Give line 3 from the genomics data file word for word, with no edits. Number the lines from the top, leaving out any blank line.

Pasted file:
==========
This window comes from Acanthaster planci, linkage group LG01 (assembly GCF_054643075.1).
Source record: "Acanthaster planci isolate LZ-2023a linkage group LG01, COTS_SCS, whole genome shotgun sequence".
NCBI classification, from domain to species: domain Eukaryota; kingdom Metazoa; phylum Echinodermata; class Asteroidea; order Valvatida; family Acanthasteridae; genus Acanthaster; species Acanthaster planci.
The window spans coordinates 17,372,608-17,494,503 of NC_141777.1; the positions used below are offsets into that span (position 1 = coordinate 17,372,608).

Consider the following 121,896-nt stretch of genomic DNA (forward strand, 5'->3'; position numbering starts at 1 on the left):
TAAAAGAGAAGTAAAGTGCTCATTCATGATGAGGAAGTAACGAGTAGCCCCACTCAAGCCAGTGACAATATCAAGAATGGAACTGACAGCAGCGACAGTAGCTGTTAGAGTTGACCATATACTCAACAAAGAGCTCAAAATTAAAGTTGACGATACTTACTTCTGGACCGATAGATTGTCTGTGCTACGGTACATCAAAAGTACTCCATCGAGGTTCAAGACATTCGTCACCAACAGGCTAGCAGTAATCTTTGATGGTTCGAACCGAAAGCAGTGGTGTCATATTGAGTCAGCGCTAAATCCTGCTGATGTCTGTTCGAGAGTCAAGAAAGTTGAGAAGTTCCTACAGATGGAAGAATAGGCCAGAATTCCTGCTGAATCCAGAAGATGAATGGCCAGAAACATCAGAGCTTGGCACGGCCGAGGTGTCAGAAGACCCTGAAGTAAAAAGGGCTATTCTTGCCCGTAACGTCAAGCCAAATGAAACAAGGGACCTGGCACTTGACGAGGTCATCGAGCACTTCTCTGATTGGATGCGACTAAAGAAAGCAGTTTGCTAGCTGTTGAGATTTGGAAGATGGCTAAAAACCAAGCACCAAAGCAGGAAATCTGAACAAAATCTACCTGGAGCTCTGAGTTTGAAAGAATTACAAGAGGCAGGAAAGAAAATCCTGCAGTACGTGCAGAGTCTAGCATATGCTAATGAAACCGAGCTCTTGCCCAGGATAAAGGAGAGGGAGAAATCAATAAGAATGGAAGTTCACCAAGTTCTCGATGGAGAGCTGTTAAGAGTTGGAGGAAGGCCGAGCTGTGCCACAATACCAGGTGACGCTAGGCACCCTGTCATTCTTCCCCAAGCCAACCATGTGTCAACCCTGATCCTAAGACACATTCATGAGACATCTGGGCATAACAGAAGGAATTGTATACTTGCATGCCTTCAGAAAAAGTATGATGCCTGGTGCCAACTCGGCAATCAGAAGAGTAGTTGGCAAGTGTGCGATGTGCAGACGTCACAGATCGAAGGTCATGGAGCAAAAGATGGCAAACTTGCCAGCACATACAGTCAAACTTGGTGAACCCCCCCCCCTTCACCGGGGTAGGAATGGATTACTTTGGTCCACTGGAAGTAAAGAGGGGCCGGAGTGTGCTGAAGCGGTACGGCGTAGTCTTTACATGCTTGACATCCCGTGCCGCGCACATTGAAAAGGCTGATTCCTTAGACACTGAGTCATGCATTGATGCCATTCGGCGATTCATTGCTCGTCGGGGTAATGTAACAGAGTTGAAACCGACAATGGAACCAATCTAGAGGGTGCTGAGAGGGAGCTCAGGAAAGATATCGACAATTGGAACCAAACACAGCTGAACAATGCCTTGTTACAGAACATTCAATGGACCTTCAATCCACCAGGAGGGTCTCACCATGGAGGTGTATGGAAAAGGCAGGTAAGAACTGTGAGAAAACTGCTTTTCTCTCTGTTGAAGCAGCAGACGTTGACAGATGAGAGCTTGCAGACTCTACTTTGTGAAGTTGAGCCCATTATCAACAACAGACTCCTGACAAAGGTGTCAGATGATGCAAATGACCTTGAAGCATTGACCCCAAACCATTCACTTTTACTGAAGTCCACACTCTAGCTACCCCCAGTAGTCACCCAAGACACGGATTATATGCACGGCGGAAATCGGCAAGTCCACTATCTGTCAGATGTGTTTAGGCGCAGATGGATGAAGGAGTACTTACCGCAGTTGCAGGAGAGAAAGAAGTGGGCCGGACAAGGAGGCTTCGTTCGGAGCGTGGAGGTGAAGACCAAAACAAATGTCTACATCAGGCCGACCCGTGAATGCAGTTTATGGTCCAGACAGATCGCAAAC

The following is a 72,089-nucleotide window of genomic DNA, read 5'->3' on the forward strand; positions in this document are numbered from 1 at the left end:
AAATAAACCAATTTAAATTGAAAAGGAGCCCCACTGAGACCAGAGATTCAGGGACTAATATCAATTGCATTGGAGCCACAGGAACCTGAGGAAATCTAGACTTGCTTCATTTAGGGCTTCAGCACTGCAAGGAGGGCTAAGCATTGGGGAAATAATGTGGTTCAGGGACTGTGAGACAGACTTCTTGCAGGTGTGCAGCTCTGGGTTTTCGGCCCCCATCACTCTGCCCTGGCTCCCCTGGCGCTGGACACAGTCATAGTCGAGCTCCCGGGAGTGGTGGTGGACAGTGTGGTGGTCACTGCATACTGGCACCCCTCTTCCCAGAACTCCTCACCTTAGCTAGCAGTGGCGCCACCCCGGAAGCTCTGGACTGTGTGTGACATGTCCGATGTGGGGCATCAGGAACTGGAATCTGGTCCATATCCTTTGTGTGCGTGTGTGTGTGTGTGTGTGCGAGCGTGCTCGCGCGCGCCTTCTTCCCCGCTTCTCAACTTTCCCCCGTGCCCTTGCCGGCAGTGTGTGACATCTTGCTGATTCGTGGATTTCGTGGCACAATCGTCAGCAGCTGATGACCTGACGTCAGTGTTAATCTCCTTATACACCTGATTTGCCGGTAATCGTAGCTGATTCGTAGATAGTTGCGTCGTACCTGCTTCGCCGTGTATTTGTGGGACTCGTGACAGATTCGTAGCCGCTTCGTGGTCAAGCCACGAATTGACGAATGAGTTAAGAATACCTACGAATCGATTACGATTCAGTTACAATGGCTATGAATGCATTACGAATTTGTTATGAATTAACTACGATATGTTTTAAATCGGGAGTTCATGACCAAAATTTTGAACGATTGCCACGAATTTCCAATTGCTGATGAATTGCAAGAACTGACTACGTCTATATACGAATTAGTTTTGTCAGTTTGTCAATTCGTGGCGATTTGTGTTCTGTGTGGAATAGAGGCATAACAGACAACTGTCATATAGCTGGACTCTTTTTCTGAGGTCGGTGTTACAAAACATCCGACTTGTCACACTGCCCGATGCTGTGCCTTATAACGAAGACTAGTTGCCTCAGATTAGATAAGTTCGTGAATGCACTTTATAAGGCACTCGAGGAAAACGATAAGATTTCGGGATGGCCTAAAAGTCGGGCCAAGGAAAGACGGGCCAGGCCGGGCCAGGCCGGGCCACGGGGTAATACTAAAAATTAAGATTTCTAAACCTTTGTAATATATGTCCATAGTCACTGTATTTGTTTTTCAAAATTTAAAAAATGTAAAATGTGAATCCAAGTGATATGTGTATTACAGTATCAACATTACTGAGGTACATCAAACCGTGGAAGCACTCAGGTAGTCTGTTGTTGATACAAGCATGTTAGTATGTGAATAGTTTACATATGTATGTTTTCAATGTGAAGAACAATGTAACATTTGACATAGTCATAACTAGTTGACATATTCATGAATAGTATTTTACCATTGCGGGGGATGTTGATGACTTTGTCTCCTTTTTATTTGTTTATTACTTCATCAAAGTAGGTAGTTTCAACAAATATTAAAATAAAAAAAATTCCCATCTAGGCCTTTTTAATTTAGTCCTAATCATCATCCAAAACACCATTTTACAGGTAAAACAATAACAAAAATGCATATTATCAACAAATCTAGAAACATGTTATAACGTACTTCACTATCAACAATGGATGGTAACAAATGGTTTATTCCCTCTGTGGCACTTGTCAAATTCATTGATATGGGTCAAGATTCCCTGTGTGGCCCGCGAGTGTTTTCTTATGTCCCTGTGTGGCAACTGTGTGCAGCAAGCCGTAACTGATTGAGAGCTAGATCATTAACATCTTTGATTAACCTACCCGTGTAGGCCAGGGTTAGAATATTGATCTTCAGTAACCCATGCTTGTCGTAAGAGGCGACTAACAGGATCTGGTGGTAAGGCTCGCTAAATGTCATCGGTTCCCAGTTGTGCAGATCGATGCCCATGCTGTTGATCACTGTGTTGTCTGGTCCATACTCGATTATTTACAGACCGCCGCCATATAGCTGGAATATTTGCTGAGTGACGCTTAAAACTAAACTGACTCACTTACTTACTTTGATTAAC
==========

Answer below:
NCBI classification, from domain to species: domain Eukaryota; kingdom Metazoa; phylum Echinodermata; class Asteroidea; order Valvatida; family Acanthasteridae; genus Acanthaster; species Acanthaster planci.